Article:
Government Techonomy Events

Clinton, Trump, and the World’s Choices


The world is at a turning point and we have to choose. It is astonishing and daunting how fully Hillary Clinton and Donald Trump symbolize the choice the world faces. Watching their debate last week underscored for me not just how different the two of them are, but how different are the possible futures that confront the world.   More


The House Science and Tech Committee Disregards Both


The U.S. House of Representatives Science Committee is a joke, but not a funny one. It spends much time on witch hunts against climate scientists, because climate change denial is its chairman's passion. The ranking member of the committee's Democratic minority calls it "mean-spirited and meaningless." Rather than helping, it actively harms our nation's ability to develop policy for science, tech, and innovation.   More


To the Next Administration: Use Tech to Implement Every Program


We asked attendees at the upcoming Techonomy 2016 conference "What is the most important tech-related issue the incoming administration should tackle?" Tech leader and publisher Tim O'Reilly responded that the biggest challenge will be bringing a tech-centric approach to everything government does.   More

Analytics & Data Government

This Company’s Business is Opening Up Government Data


Boston and Barcelona, Spain have something in common with Yelp and Zillow–they’re taking advantage of open data. Along with all the ways it’s reshaping business, opening up data to the use of outsiders is beginning also to reshape how city, state, and federal agencies work. Socrata, a privately-held government-data platform provider based in Seattle, is making a business out of facilitating this trend.   More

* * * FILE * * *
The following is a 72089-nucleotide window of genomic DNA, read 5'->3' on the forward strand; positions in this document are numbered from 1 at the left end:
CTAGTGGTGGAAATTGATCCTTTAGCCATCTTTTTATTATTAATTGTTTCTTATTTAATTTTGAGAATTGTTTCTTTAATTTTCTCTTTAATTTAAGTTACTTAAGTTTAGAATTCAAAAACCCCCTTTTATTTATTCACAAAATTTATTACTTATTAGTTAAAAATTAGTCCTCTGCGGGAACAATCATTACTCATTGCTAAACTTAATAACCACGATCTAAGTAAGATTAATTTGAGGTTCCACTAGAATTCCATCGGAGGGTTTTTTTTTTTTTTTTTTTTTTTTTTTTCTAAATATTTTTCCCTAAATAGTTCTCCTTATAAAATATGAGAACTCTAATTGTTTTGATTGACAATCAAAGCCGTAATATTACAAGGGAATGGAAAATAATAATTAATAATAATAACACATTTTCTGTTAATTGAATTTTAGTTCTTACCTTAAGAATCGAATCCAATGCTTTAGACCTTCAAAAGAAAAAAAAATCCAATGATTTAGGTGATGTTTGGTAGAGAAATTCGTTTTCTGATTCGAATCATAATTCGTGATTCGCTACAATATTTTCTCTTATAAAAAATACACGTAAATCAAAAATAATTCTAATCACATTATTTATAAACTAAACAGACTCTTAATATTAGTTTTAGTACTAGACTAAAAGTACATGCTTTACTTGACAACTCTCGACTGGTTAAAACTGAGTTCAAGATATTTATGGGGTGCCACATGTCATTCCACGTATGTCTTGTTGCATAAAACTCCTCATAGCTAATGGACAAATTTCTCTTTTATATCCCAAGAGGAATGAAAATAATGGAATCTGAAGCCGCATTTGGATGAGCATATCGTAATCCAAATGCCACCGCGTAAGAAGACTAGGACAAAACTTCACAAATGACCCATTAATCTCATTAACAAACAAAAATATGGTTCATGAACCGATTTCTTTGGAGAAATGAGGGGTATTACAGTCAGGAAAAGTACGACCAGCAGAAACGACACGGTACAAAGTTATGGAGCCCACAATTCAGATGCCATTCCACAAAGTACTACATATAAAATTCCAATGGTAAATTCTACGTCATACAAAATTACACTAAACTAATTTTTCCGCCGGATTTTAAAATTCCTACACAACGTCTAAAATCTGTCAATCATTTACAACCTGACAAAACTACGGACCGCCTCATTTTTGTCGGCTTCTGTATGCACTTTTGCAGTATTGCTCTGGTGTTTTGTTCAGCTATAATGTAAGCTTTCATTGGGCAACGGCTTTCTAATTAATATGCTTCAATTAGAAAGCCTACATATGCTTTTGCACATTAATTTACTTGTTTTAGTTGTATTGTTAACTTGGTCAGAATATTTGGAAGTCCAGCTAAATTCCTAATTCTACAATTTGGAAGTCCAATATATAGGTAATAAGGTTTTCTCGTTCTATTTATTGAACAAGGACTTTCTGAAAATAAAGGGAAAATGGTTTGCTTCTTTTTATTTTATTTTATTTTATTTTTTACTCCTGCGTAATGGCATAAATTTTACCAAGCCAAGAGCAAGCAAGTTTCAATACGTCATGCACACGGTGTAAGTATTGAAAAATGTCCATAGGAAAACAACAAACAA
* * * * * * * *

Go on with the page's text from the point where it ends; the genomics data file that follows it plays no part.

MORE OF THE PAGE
Government Healthcare

Data Sharing: Key Challenge for Cancer Moonshot (& American Health)


If we're going to make progress in healthcare, we need to connect up the data. A report for the national Cancer Moonshot initiative highlights the massive problem disconnected databases have become in the fight against cancer. But this problem isn't limited to cancer. The well-intentioned HIPAA act of 1996, for example, included strict privacy controls that have turned into a problem for medical research generally.   More

Community Insights Government Internet of Things

Grow Civic Tech––But Respect Today’s Systems


People have always relied on tech to make civil society more efficient and accessible. Now, the rapid evolution of the net and standards-based protocols are already enriching a variety of civic activities, such as voting. It will get better. A great example of what's possible is a simple system we at Microsoft developed to support the 2016 Iowa Caucuses for both parties.   More

Global Tech Government Society

A Zimbabwean Pastor Built an Anti-Corruption Movement with Facebook

Evan Mawarire-761573

With his country falling apart around him, straining under the weight of corruption and oppression, Evan Mawarire took to Facebook Live to vent his frustration. What has emerged is a nationwide movement of Zimbabweans, united under the hashtag #ThisFlag, who are eager to restore Zimbabwe to its former glory and end the scourge of corruption.   More

Government Society

Why Can’t We Register to Vote Online? (and Other Ways Tech Could Improve Democracy)